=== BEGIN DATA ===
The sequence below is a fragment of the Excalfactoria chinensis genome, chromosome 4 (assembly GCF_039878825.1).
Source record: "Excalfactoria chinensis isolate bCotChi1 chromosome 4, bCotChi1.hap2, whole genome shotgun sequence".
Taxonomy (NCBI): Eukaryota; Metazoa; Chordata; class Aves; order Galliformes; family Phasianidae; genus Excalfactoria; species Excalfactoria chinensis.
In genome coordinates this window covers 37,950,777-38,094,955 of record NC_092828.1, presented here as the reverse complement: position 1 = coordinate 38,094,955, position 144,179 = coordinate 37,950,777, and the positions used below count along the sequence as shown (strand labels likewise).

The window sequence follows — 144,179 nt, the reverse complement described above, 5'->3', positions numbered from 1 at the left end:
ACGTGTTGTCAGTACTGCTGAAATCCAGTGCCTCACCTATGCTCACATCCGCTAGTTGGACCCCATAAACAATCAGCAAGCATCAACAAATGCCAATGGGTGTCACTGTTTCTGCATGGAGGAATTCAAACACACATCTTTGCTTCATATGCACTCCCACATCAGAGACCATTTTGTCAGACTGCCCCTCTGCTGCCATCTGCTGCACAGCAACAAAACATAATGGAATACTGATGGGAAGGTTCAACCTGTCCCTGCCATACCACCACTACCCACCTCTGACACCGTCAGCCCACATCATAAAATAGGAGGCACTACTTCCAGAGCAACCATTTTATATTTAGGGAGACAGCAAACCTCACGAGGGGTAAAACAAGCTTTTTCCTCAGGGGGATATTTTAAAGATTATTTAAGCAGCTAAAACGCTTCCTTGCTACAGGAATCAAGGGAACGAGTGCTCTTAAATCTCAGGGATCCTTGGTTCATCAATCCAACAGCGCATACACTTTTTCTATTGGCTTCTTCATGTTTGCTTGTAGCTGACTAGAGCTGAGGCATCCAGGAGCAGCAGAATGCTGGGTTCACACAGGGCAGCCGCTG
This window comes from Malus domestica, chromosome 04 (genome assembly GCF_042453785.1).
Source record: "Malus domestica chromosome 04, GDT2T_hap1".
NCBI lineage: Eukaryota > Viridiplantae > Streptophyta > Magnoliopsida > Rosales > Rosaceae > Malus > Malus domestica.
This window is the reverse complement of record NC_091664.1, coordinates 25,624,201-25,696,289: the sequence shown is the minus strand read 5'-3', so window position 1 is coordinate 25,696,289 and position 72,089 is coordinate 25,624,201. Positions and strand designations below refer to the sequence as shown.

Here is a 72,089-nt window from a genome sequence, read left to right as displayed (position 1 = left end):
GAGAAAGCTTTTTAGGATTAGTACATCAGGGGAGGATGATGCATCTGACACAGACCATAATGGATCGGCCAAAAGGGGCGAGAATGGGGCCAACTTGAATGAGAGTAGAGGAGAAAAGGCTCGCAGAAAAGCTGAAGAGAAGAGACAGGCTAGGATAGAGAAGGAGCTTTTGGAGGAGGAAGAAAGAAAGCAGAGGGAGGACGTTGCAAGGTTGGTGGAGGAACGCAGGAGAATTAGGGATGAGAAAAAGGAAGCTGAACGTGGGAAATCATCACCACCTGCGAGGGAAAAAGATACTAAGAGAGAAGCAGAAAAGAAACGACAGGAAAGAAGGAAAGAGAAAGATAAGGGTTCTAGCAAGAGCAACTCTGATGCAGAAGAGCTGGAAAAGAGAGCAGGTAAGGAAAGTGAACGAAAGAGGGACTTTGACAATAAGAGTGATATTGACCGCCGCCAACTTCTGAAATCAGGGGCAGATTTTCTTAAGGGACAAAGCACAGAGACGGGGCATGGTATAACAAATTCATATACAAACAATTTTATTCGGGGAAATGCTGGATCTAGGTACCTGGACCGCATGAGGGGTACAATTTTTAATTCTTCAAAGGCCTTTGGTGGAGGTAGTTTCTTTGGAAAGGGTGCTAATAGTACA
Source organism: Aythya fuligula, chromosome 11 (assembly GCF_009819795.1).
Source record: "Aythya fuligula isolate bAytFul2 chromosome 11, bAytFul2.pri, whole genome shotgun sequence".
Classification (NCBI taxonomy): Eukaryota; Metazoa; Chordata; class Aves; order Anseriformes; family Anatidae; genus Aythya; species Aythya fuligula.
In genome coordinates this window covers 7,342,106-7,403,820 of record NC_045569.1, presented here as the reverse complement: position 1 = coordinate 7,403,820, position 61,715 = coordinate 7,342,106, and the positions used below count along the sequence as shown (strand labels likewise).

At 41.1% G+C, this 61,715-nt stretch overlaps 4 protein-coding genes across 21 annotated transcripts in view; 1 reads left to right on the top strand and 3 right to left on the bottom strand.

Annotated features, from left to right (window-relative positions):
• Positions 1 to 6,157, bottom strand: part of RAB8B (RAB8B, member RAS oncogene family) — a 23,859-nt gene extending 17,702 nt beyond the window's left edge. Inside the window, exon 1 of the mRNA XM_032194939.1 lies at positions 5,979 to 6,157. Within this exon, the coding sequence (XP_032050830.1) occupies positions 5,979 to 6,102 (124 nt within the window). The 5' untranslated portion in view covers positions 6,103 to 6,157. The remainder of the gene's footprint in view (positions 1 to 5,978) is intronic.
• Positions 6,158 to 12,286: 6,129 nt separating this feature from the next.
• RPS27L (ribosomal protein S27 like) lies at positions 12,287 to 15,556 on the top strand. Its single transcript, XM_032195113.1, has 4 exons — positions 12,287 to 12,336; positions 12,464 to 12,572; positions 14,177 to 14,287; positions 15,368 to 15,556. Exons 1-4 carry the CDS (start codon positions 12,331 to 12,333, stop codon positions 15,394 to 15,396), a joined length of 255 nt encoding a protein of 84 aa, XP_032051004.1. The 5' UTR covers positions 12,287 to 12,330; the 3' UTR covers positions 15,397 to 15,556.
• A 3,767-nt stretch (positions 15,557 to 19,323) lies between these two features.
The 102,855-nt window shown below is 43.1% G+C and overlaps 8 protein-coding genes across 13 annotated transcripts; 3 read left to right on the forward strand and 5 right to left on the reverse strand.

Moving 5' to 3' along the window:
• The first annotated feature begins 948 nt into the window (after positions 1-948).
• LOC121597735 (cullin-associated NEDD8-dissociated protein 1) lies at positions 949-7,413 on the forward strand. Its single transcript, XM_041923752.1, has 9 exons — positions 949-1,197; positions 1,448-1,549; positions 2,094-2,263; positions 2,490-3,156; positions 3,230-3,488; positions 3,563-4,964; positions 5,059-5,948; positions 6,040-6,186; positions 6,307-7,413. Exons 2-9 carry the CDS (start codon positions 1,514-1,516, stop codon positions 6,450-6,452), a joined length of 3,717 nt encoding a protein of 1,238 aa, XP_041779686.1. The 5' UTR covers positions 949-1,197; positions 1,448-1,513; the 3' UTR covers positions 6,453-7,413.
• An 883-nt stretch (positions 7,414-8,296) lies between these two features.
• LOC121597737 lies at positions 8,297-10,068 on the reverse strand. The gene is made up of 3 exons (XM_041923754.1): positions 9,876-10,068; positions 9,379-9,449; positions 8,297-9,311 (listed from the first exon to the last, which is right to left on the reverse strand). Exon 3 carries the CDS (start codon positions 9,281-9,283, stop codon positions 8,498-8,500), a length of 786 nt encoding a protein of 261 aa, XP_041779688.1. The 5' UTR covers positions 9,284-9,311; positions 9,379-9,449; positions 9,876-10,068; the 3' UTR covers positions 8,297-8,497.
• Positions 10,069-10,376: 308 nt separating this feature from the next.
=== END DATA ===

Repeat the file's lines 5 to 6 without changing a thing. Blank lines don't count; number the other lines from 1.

The window sequence follows — 144,179 nt, the reverse complement described above, 5'->3', positions numbered from 1 at the left end:
ACGTGTTGTCAGTACTGCTGAAATCCAGTGCCTCACCTATGCTCACATCCGCTAGTTGGACCCCATAAACAATCAGCAAGCATCAACAAATGCCAATGGGTGTCACTGTTTCTGCATGGAGGAATTCAAACACACATCTTTGCTTCATATGCACTCCCACATCAGAGACCATTTTGTCAGACTGCCCCTCTGCTGCCATCTGCTGCACAGCAACAAAACATAATGGAATACTGATGGGAAGGTTCAACCTGTCCCTGCCATACCACCACTACCCACCTCTGACACCGTCAGCCCACATCATAAAATAGGAGGCACTACTTCCAGAGCAACCATTTTATATTTAGGGAGACAGCAAACCTCACGAGGGGTAAAACAAGCTTTTTCCTCAGGGGGATATTTTAAAGATTATTTAAGCAGCTAAAACGCTTCCTTGCTACAGGAATCAAGGGAACGAGTGCTCTTAAATCTCAGGGATCCTTGGTTCATCAATCCAACAGCGCATACACTTTTTCTATTGGCTTCTTCATGTTTGCTTGTAGCTGACTAGAGCTGAGGCATCCAGGAGCAGCAGAATGCTGGGTTCACACAGGGCAGCCGCTG